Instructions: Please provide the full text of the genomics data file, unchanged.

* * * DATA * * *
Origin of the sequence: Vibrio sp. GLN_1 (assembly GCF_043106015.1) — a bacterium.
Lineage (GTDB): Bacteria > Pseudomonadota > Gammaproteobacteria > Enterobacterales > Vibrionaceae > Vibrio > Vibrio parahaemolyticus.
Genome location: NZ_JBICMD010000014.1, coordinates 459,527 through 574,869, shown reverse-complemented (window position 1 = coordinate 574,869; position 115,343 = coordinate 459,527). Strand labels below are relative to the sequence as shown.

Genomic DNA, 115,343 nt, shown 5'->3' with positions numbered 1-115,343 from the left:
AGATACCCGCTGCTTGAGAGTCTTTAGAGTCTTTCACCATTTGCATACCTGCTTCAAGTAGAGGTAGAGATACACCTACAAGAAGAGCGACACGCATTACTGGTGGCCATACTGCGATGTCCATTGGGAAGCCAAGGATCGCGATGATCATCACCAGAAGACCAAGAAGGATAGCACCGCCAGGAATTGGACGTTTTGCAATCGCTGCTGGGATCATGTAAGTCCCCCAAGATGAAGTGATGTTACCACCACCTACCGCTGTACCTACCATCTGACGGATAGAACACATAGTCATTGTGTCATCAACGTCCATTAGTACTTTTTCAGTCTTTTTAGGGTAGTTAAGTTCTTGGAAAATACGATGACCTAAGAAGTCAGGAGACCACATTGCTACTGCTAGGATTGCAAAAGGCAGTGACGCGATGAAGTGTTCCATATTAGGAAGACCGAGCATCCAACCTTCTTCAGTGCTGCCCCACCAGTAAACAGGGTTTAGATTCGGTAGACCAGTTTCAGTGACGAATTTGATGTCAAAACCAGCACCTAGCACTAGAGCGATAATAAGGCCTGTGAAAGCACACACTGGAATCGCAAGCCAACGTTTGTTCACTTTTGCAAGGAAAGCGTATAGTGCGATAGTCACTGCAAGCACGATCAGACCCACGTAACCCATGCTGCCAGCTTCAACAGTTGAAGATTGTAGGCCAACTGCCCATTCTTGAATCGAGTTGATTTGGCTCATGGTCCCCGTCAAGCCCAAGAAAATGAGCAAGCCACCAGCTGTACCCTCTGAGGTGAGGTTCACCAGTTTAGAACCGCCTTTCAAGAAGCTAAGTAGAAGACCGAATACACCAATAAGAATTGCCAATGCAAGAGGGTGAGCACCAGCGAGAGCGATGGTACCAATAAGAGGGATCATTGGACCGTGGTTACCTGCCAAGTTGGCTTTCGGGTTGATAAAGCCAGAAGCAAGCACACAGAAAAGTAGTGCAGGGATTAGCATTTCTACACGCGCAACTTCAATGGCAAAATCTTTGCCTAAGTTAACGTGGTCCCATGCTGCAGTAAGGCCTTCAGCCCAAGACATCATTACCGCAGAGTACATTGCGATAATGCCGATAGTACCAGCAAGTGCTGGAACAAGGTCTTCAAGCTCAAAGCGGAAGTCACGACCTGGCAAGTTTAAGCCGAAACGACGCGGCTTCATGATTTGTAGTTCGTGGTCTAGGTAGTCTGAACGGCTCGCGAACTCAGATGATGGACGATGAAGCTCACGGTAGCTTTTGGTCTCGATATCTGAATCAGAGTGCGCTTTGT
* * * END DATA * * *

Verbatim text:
Origin of the sequence: Vibrio sp. GLN_1 (assembly GCF_043106015.1) — a bacterium.
Lineage (GTDB): Bacteria > Pseudomonadota > Gammaproteobacteria > Enterobacterales > Vibrionaceae > Vibrio > Vibrio parahaemolyticus.
Genome location: NZ_JBICMD010000014.1, coordinates 459,527 through 574,869, shown reverse-complemented (window position 1 = coordinate 574,869; position 115,343 = coordinate 459,527). Strand labels below are relative to the sequence as shown.

Genomic DNA, 115,343 nt, shown 5'->3' with positions numbered 1-115,343 from the left:
AGATACCCGCTGCTTGAGAGTCTTTAGAGTCTTTCACCATTTGCATACCTGCTTCAAGTAGAGGTAGAGATACACCTACAAGAAGAGCGACACGCATTACTGGTGGCCATACTGCGATGTCCATTGGGAAGCCAAGGATCGCGATGATCATCACCAGAAGACCAAGAAGGATAGCACCGCCAGGAATTGGACGTTTTGCAATCGCTGCTGGGATCATGTAAGTCCCCCAAGATGAAGTGATGTTACCACCACCTACCGCTGTACCTACCATCTGACGGATAGAACACATAGTCATTGTGTCATCAACGTCCATTAGTACTTTTTCAGTCTTTTTAGGGTAGTTAAGTTCTTGGAAAATACGATGACCTAAGAAGTCAGGAGACCACATTGCTACTGCTAGGATTGCAAAAGGCAGTGACGCGATGAAGTGTTCCATATTAGGAAGACCGAGCATCCAACCTTCTTCAGTGCTGCCCCACCAGTAAACAGGGTTTAGATTCGGTAGACCAGTTTCAGTGACGAATTTGATGTCAAAACCAGCACCTAGCACTAGAGCGATAATAAGGCCTGTGAAAGCACACACTGGAATCGCAAGCCAACGTTTGTTCACTTTTGCAAGGAAAGCGTATAGTGCGATAGTCACTGCAAGCACGATCAGACCCACGTAACCCATGCTGCCAGCTTCAACAGTTGAAGATTGTAGGCCAACTGCCCATTCTTGAATCGAGTTGATTTGGCTCATGGTCCCCGTCAAGCCCAAGAAAATGAGCAAGCCACCAGCTGTACCCTCTGAGGTGAGGTTCACCAGTTTAGAACCGCCTTTCAAGAAGCTAAGTAGAAGACCGAATACACCAATAAGAATTGCCAATGCAAGAGGGTGAGCACCAGCGAGAGCGATGGTACCAATAAGAGGGATCATTGGACCGTGGTTACCTGCCAAGTTGGCTTTCGGGTTGATAAAGCCAGAAGCAAGCACACAGAAAAGTAGTGCAGGGATTAGCATTTCTACACGCGCAACTTCAATGGCAAAATCTTTGCCTAAGTTAACGTGGTCCCATGCTGCAGTAAGGCCTTCAGCCCAAGACATCATTACCGCAGAGTACATTGCGATAATGCCGATAGTACCAGCAAGTGCTGGAACAAGGTCTTCAAGCTCAAAGCGGAAGTCACGACCTGGCAAGTTTAAGCCGAAACGACGCGGCTTCATGATTTGTAGTTCGTGGTCTAGGTAGTCTGAACGGCTCGCGAACTCAGATGATGGACGATGAAGCTCACGGTAGCTTTTGGTCTCGATATCTGAATCAGAGTGCGCTTTGT